Ups and downs with the global economy

Inside View

2021 has been an extraordinary year, but lawyers, working from their offices or home, hybrid, have been busy, despite or because of the disruption and changes caused by the big issues facing the world, most obviously COVID and climate change. Life goes on, but not “business as usual.”

The high levels of foreign investment mean that Hungary is exposed to global trends and changes, and that is reflected in the transactions that have kept LKT and other law firms busy in the last year. Among the most active sectors have been automotive, energy, pharmaceuticals, and IT.

In the automotive sector, significant investments continued to be made by the OEMs and, in particular, battery manufacturers, mostly from Asia (South Korea, Japan, and China). All the challenges and changes facing supply chains cause problems, for example resulting in output from the auto industry in Hungary being significantly hit by the global chip shortage, but also opportunities with Hungary continuing to be seen as an attractive location. The Hungarian government actively supports such investments, and we have helped investors negotiate extensive cooperation agreements and subsidies.

Supply chain-related issues have also created significant work for our real estate lawyers, with the development of logistics sites generating deals, and for finance lawyers, who have been active in trade and inventory financing. Banking lawyers have also been involved in work influenced by ESG (environment, social, and governance) trends, including Hungary’s London- listed “green eurobond,” on which LKT advised the lead managers.

Some notable legislative developments have created opportunities and, more often, challenges for those investing and doing business in Hungary. FDI screening is a topic of increased worldwide importance and, in most transactions, is now another box that needs to be ticked. Hungary generally remains open to foreign investment (and notably more open than many other countries to investment from China); the FDI screening process is normally one that needs to be followed and taken into account in M&A transactions but does not lead to substantive problems. There have been some surprises, though, most notably the blocking of VIG’s proposed acquisition of Aegon’s business in Hungary, which remains contested and introduces significant uncertainty.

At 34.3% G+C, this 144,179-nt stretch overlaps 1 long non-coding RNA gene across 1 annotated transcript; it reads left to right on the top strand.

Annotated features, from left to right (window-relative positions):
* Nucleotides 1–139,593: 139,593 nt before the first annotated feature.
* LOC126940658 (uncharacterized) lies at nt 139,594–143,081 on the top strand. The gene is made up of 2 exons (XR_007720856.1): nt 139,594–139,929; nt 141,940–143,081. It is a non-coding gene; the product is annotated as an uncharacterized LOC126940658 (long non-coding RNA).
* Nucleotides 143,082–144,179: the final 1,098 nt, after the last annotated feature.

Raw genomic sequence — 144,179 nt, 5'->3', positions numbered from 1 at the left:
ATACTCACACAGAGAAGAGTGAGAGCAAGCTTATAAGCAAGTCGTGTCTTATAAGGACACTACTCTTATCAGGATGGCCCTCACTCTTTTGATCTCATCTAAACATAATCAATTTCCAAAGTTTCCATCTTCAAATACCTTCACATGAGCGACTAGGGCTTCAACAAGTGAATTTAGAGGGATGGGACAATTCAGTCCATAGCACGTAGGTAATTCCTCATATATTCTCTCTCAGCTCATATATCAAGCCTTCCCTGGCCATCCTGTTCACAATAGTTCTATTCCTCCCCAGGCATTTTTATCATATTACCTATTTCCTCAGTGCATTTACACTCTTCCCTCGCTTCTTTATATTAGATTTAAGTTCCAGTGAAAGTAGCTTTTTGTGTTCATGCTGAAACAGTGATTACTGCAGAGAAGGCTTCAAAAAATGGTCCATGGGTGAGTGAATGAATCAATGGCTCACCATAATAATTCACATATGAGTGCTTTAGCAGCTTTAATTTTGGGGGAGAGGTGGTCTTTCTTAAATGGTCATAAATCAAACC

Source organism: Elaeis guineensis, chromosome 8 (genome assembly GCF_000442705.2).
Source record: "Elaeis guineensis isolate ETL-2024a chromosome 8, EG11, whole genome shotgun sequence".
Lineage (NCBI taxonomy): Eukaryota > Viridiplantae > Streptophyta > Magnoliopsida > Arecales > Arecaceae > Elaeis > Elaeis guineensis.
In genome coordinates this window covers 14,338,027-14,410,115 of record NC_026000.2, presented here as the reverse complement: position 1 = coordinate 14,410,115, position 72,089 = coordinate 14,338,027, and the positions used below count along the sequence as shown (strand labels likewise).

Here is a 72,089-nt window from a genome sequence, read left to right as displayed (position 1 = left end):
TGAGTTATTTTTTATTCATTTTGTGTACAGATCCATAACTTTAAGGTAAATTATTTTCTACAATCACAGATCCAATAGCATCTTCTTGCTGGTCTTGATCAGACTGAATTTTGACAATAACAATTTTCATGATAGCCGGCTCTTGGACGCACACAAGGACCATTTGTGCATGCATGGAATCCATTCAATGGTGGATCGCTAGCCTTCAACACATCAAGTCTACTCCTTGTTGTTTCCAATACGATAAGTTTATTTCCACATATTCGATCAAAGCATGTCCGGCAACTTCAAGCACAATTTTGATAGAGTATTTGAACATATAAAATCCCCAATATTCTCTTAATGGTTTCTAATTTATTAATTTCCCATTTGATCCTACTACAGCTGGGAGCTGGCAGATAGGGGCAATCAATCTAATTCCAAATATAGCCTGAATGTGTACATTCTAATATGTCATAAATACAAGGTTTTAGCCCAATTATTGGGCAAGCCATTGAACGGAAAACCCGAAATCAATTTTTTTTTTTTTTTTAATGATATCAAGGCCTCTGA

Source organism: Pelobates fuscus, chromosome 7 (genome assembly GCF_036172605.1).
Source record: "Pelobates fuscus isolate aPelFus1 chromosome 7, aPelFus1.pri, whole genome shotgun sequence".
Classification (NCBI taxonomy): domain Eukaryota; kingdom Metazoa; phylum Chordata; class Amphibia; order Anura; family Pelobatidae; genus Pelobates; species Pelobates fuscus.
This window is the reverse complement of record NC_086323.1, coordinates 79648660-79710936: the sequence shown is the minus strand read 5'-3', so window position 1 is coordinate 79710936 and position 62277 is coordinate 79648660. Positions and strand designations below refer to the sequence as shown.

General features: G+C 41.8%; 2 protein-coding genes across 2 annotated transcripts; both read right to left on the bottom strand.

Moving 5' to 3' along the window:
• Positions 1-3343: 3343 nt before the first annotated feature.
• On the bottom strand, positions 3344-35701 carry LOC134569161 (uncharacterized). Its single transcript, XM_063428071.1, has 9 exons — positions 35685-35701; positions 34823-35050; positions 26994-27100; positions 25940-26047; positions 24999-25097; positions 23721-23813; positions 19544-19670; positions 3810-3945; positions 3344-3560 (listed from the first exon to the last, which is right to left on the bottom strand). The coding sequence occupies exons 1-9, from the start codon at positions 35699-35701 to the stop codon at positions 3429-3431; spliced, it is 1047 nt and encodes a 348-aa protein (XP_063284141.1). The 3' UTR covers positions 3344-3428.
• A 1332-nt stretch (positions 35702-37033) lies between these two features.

Another global issue, but subject to local rules and regulations and differences, is the response to COVID; much time has been spent by our employment lawyersadvising multinationals on compliance with local obligations relating to lockdowns, mask-wearing, testing, and mandatory vaccinations.

A legislative change in Hungary that attracted significant international attention was the introduction of restrictions affecting the LGBTQ community, which, in a world increasingly focused on ESG issues, caused several clients to review practices and procedures in the context of the new law.

The energy sector has also provided work for us, notably in nuclear and a continuing flow of renewable energy projects – solar and thermal – and lately, we see financial stress caused by increased gas pricing affecting businesses.

Fuel price increases add to the difficulties faced by the airline industry. Hungarian low-cost carrier Wizz Air is generally perceived to have come through the crisis relatively strongly, and LKT’s aircraft finance and related practices have continued to be busy.

Looking back on the last year, two other broad trends we see in our work are an increase in Hungarian cross-border investment into other CEE countries (most notably in real estate) and an increased number of transactions involving infrastructure, with the government recently initiating or supporting deals involving Budapest Airport and the management of the country’s motorway network.

Looking forward, there is much uncertainty globally, and in Hungary, we can add political uncertainty to the mix; after 12 years of the Orbán government, the opposition is more united than it has ever been. The upcoming election in spring 2022 may create uncertainty, although international investors are less likely to be worried by the economic impact, as the new leader of the opposition is notably pro-EU, pro-market economy, and anti-corruption, than by the political uncertainty and turmoil surrounding any change of government.


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